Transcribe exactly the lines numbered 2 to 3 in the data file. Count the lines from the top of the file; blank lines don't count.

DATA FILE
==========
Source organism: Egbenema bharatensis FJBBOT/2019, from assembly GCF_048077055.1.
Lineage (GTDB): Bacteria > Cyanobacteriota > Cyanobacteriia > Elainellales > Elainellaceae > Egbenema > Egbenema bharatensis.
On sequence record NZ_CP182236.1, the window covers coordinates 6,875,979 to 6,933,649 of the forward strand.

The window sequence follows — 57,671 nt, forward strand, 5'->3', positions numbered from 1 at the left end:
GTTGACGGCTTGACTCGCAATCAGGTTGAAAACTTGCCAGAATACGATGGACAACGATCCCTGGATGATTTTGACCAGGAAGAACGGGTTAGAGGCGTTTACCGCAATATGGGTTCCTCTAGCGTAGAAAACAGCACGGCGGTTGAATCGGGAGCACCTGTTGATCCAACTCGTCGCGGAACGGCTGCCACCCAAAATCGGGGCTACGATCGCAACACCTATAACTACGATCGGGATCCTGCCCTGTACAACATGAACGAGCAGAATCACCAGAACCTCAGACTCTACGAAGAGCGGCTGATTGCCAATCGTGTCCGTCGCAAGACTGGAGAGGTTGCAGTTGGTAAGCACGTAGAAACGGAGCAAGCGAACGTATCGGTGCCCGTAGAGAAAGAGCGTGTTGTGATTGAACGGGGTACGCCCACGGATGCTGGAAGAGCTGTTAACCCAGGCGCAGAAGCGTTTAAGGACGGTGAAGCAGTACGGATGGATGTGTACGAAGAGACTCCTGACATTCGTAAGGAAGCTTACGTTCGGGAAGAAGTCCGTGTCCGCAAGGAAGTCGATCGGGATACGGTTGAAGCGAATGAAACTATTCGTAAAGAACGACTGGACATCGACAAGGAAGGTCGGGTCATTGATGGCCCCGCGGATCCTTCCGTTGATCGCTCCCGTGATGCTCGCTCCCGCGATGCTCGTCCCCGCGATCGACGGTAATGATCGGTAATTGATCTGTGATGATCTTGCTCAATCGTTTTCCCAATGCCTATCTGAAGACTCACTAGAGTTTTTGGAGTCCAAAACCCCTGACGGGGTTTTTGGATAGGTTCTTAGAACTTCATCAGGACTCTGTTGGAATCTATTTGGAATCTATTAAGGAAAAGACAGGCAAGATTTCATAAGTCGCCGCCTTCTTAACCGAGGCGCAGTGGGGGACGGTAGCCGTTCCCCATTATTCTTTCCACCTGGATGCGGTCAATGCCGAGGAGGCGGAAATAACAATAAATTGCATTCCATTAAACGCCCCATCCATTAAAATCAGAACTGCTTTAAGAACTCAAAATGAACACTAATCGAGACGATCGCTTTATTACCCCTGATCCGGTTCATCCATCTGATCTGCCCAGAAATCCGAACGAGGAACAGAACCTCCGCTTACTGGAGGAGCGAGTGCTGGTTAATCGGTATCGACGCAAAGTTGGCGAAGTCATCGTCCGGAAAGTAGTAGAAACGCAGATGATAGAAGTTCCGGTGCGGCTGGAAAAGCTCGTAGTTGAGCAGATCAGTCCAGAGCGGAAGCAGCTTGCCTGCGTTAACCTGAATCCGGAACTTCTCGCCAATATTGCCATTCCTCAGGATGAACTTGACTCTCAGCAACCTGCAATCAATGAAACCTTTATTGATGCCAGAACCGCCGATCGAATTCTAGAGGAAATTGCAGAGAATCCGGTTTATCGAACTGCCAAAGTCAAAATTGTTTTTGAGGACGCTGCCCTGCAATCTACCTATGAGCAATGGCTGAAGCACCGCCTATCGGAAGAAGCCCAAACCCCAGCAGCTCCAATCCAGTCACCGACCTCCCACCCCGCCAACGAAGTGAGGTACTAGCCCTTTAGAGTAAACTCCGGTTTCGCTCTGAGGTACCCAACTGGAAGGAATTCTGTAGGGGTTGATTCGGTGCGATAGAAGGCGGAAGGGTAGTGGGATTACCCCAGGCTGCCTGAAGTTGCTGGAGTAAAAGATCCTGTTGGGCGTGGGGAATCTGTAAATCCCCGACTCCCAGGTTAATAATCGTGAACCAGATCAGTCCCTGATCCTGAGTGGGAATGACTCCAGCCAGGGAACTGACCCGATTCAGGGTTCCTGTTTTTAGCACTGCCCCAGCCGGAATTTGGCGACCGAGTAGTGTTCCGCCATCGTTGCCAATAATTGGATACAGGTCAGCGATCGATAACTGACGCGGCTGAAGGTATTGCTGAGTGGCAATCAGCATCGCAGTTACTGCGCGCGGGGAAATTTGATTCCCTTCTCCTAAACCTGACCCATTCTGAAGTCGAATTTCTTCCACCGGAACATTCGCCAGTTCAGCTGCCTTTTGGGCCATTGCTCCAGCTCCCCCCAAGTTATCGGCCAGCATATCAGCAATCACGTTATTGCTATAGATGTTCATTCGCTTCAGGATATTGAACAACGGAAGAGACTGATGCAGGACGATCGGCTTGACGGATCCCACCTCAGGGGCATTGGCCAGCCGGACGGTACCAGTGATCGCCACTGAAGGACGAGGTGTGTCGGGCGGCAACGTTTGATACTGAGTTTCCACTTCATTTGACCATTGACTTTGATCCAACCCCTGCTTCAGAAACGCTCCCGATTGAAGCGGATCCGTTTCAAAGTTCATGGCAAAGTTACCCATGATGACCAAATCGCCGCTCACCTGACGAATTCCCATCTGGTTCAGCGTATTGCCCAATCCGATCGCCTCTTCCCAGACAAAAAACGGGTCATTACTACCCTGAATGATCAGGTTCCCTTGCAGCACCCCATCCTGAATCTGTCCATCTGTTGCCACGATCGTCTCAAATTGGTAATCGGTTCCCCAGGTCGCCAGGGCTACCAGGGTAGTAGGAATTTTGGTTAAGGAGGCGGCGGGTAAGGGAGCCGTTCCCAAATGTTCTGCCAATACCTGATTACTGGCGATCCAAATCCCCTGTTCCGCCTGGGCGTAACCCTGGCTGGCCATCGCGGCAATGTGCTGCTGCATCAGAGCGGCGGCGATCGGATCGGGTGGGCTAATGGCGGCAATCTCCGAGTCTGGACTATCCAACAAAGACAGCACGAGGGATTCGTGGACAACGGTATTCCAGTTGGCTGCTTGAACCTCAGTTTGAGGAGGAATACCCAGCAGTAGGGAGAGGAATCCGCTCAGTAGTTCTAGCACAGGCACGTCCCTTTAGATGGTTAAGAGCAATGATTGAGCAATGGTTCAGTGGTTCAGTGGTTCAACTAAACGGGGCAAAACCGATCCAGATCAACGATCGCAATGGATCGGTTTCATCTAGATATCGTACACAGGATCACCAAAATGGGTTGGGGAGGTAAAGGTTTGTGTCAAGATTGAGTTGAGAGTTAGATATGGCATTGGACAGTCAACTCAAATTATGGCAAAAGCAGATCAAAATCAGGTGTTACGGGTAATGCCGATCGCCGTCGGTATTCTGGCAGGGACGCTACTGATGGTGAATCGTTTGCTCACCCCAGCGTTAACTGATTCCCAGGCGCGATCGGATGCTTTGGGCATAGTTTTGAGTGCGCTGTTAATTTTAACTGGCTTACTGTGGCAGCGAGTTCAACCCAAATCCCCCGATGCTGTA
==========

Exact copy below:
Lineage (GTDB): Bacteria > Cyanobacteriota > Cyanobacteriia > Elainellales > Elainellaceae > Egbenema > Egbenema bharatensis.
On sequence record NZ_CP182236.1, the window covers coordinates 6,875,979 to 6,933,649 of the forward strand.